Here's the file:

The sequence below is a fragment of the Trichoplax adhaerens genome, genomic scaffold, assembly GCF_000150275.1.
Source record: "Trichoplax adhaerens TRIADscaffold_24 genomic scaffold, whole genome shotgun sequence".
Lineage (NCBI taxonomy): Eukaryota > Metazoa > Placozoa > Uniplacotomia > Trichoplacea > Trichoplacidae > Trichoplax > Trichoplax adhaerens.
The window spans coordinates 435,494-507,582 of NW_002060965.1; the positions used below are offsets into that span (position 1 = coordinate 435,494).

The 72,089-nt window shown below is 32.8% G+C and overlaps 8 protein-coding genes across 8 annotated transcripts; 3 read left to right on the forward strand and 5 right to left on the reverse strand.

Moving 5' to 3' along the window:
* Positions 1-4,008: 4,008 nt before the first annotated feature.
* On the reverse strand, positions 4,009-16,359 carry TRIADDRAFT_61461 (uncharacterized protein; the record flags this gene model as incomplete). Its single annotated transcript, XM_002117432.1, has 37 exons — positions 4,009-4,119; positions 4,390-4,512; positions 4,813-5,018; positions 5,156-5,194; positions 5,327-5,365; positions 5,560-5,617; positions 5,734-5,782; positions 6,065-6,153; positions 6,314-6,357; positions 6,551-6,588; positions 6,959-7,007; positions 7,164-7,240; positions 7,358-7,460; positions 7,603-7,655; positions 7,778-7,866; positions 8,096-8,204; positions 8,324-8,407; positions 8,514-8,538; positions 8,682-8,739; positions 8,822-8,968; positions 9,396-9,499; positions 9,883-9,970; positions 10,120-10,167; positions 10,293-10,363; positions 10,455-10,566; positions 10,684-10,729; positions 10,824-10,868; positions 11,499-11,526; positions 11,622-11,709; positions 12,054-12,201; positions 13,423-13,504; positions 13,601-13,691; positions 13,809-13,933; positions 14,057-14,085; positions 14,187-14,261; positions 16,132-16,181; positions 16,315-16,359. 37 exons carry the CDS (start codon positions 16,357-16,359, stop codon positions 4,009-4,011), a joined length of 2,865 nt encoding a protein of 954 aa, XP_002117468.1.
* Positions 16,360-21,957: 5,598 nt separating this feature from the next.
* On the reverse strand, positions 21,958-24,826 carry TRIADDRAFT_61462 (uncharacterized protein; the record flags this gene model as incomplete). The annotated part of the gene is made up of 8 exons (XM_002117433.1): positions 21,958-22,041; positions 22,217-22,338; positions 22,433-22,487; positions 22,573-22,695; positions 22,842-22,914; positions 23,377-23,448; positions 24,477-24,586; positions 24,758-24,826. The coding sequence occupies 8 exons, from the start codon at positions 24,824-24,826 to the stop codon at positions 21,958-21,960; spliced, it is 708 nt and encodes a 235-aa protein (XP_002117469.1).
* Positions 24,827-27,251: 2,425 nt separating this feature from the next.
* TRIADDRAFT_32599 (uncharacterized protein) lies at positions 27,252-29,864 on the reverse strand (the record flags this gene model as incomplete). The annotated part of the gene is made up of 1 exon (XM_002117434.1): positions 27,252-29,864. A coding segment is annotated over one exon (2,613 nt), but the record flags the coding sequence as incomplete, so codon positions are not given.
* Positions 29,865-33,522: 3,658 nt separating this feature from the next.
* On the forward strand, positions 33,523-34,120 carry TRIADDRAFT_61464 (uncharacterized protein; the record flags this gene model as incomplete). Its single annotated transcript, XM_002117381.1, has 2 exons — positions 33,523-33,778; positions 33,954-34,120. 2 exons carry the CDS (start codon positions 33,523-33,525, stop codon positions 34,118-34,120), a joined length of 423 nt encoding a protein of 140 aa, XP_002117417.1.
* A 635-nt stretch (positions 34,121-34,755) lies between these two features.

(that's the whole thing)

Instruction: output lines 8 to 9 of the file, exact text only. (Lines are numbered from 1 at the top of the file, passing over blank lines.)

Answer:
* On the reverse strand, positions 4,009-16,359 carry TRIADDRAFT_61461 (uncharacterized protein; the record flags this gene model as incomplete). Its single annotated transcript, XM_002117432.1, has 37 exons — positions 4,009-4,119; positions 4,390-4,512; positions 4,813-5,018; positions 5,156-5,194; positions 5,327-5,365; positions 5,560-5,617; positions 5,734-5,782; positions 6,065-6,153; positions 6,314-6,357; positions 6,551-6,588; positions 6,959-7,007; positions 7,164-7,240; positions 7,358-7,460; positions 7,603-7,655; positions 7,778-7,866; positions 8,096-8,204; positions 8,324-8,407; positions 8,514-8,538; positions 8,682-8,739; positions 8,822-8,968; positions 9,396-9,499; positions 9,883-9,970; positions 10,120-10,167; positions 10,293-10,363; positions 10,455-10,566; positions 10,684-10,729; positions 10,824-10,868; positions 11,499-11,526; positions 11,622-11,709; positions 12,054-12,201; positions 13,423-13,504; positions 13,601-13,691; positions 13,809-13,933; positions 14,057-14,085; positions 14,187-14,261; positions 16,132-16,181; positions 16,315-16,359. 37 exons carry the CDS (start codon positions 16,357-16,359, stop codon positions 4,009-4,011), a joined length of 2,865 nt encoding a protein of 954 aa, XP_002117468.1.
* Positions 16,360-21,957: 5,598 nt separating this feature from the next.